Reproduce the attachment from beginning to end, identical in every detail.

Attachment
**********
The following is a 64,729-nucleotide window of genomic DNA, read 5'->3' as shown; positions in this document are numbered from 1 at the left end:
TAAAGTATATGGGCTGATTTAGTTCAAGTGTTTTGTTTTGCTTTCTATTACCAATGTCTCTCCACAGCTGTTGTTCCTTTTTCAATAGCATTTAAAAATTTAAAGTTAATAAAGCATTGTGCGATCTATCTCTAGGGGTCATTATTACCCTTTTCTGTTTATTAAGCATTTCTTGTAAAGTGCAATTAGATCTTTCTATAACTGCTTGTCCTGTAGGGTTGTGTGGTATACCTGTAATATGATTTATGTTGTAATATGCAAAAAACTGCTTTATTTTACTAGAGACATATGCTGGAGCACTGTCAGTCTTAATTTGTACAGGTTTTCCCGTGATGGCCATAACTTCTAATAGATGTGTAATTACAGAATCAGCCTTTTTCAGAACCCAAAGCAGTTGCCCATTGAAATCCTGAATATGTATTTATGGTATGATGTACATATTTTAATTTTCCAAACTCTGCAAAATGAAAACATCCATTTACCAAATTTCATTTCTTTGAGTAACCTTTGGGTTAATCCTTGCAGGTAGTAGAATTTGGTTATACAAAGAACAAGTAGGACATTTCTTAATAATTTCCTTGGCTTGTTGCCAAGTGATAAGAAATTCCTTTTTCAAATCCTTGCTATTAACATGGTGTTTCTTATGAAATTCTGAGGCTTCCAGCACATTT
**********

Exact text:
The following is a 64,729-nucleotide window of genomic DNA, read 5'->3' as shown; positions in this document are numbered from 1 at the left end:
TAAAGTATATGGGCTGATTTAGTTCAAGTGTTTTGTTTTGCTTTCTATTACCAATGTCTCTCCACAGCTGTTGTTCCTTTTTCAATAGCATTTAAAAATTTAAAGTTAATAAAGCATTGTGCGATCTATCTCTAGGGGTCATTATTACCCTTTTCTGTTTATTAAGCATTTCTTGTAAAGTGCAATTAGATCTTTCTATAACTGCTTGTCCTGTAGGGTTGTGTGGTATACCTGTAATATGATTTATGTTGTAATATGCAAAAAACTGCTTTATTTTACTAGAGACATATGCTGGAGCACTGTCAGTCTTAATTTGTACAGGTTTTCCCGTGATGGCCATAACTTCTAATAGATGTGTAATTACAGAATCAGCCTTTTTCAGAACCCAAAGCAGTTGCCCATTGAAATCCTGAATATGTATTTATGGTATGATGTACATATTTTAATTTTCCAAACTCTGCAAAATGAAAACATCCATTTACCAAATTTCATTTCTTTGAGTAACCTTTGGGTTAATCCTTGCAGGTAGTAGAATTTGGTTATACAAAGAACAAGTAGGACATTTCTTAATAATTTCCTTGGCTTGTTGCCAAGTGATAAGAAATTCCTTTTTCAAATCCTTGCTATTAACATGGTGTTTCTTATGAAATTCTGAGGCTTCCAGCACATTT